by Peter David, Great Lakes Indian Fish & Wildlife Commission

While wetlands are well known for their diversity and productivity, not many wetland lovers in the state head out to the marsh with the intent of gathering one of the most nutritious and delicious foods the region has to offer: the seeds of Zizania palustris, or northern wild rice. 

A stand of wild rice.

A wetland prairie of wild rice in Sawyer County.

Wild rice can be found in many parts of the state.  Recent efforts to inventory northern Wisconsin beds pinned down more than 300 locations; the southern distribution is not as well documented.  (Southern Wisconsin also has beds of the closely related, but smaller-seeded and generally unharvested, southern wild rice.)  Rice grows in about 0.5-3 feet of gently-flowing water, usually in soft organic substrates.  An annual plant in the grass family, it goes through submergent, floating leaf, and emergent stages of growth each year. 

Manoomin, as is it known to the Ojibwe, played a significant role in the history of Wisconsin.  The Menominee take their name from this plant, and many intertribal battles were fought over the control of good beds.  The lines demarking Indian Reservations on the state map today often reflect the historical distribution of this plant, even though some beds, like those on the Lac Courte Oreilles Reservation, were lost as settlers altered the landscape through dam and dredge.

Yet while the landscape has changed, the practice of ricing persists in a manner quite similar to the method used prior to European contact.  The birch bark canoe has been updated, but the rest of the limited equipment remains largely the same: a pair of light-weight, wooden ricing sticks, and a long (perhaps 17 foot) push-pole. 

An aerial photo looking at a meandering river surrounded by beds of wild rice. You can see lines in the vegetation from canoes.

The surface of this Douglas County flowage is nearly hidden by the rice bed, but recent canoe passes from the first harvesting help delineate the manoomin.

The harvest season runs about 3-4 weeks, beginning in late August.  Ricers traditionally work in pairs, with the poler slowly moving the canoe through the rice beds.  The knocker uses one of the wooden sticks to lean the seed heads, commonly 2-4 feet above the water, over the side of the canoe, and the other to gently dislodge the ripe seed.  Care must be used, because rice ripens gradually, allowing the same bed to be picked repeatedly in the same season if the plants are not damaged.  A good team works together, developing a rhythm as they make parallel passes through the rice.  An average trip will bring in 35-40 pounds of rice, but more than 100 pounds is possible.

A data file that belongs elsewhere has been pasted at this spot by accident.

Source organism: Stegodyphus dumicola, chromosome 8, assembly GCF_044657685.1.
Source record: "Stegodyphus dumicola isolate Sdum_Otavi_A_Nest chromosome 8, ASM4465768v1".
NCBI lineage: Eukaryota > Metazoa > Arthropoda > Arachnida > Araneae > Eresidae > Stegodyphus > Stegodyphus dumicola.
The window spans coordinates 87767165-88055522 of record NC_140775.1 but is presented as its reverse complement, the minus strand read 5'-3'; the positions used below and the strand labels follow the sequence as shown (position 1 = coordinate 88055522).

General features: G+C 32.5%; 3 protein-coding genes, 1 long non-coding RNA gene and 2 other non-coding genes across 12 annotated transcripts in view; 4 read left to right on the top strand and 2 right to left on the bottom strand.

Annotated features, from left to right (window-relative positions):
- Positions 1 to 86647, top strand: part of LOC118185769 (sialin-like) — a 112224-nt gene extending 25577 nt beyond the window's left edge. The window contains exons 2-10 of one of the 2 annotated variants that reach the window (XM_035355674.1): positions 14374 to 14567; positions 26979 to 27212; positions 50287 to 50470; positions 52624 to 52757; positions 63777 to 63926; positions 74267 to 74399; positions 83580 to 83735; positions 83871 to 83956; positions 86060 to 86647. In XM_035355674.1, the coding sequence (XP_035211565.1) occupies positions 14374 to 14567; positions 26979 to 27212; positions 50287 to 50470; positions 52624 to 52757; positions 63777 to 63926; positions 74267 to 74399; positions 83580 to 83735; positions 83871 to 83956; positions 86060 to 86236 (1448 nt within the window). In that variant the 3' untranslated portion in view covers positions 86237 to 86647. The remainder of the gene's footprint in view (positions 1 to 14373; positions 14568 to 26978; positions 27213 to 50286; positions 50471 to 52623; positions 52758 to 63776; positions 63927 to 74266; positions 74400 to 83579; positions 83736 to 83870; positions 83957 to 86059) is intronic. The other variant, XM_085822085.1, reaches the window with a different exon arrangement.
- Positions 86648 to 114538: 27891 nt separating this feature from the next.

Picking is only half the process of obtaining rice, however.  Before it can be eaten, “green” rice needs to be finished.  Finishing involves drying and parching the rice (which lowers the water content and allows preservation) and removing the sheath that envelopes the seed.  Most contemporary ricers bring their rice to professional finishers.  A typical finishing yield is about 35-40% of the green weight.

While putting manoomin on your table clearly requires some effort, the reward is great.  There is nothing on the planet quite like wild, hand-harvested manoomin.  Most say its flavor is markedly distinct even from the cultivated varieties of wild rice commonly found on the grocery shelf.  There is also nothing quite like harvesting it.  A good stand is sort of like a floating prairie – and the sights, sounds, smells and experiences that unfold on rice beds become part of the psyche of the ricer.   Hopefully, this is an experience that will still be available to wetland lovers centuries from now.

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